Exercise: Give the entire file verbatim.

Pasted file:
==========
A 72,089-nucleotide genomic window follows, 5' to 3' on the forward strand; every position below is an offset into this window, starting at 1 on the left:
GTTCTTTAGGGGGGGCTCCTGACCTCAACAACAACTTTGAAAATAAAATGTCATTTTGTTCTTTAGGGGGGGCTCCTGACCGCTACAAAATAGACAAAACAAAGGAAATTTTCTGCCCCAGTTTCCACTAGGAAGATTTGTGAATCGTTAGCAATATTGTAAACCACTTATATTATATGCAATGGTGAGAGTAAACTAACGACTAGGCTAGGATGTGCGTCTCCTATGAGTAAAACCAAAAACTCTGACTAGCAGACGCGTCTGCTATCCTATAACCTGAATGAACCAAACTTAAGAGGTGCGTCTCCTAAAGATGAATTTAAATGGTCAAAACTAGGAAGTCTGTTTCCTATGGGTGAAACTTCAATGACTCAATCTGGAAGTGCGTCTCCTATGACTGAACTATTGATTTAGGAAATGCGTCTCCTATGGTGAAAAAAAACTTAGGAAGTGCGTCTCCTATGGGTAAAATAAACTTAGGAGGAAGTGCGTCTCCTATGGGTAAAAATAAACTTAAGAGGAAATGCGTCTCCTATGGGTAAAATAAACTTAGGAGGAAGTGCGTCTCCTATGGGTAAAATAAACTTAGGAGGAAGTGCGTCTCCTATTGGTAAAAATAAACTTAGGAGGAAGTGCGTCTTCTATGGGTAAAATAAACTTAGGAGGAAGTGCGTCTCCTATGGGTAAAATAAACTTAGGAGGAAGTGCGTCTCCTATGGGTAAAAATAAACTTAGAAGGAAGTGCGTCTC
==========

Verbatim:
A 72,089-nucleotide genomic window follows, 5' to 3' on the forward strand; every position below is an offset into this window, starting at 1 on the left:
GTTCTTTAGGGGGGGCTCCTGACCTCAACAACAACTTTGAAAATAAAATGTCATTTTGTTCTTTAGGGGGGGCTCCTGACCGCTACAAAATAGACAAAACAAAGGAAATTTTCTGCCCCAGTTTCCACTAGGAAGATTTGTGAATCGTTAGCAATATTGTAAACCACTTATATTATATGCAATGGTGAGAGTAAACTAACGACTAGGCTAGGATGTGCGTCTCCTATGAGTAAAACCAAAAACTCTGACTAGCAGACGCGTCTGCTATCCTATAACCTGAATGAACCAAACTTAAGAGGTGCGTCTCCTAAAGATGAATTTAAATGGTCAAAACTAGGAAGTCTGTTTCCTATGGGTGAAACTTCAATGACTCAATCTGGAAGTGCGTCTCCTATGACTGAACTATTGATTTAGGAAATGCGTCTCCTATGGTGAAAAAAAACTTAGGAAGTGCGTCTCCTATGGGTAAAATAAACTTAGGAGGAAGTGCGTCTCCTATGGGTAAAAATAAACTTAAGAGGAAATGCGTCTCCTATGGGTAAAATAAACTTAGGAGGAAGTGCGTCTCCTATGGGTAAAATAAACTTAGGAGGAAGTGCGTCTCCTATTGGTAAAAATAAACTTAGGAGGAAGTGCGTCTTCTATGGGTAAAATAAACTTAGGAGGAAGTGCGTCTCCTATGGGTAAAATAAACTTAGGAGGAAGTGCGTCTCCTATGGGTAAAAATAAACTTAGAAGGAAGTGCGTCTC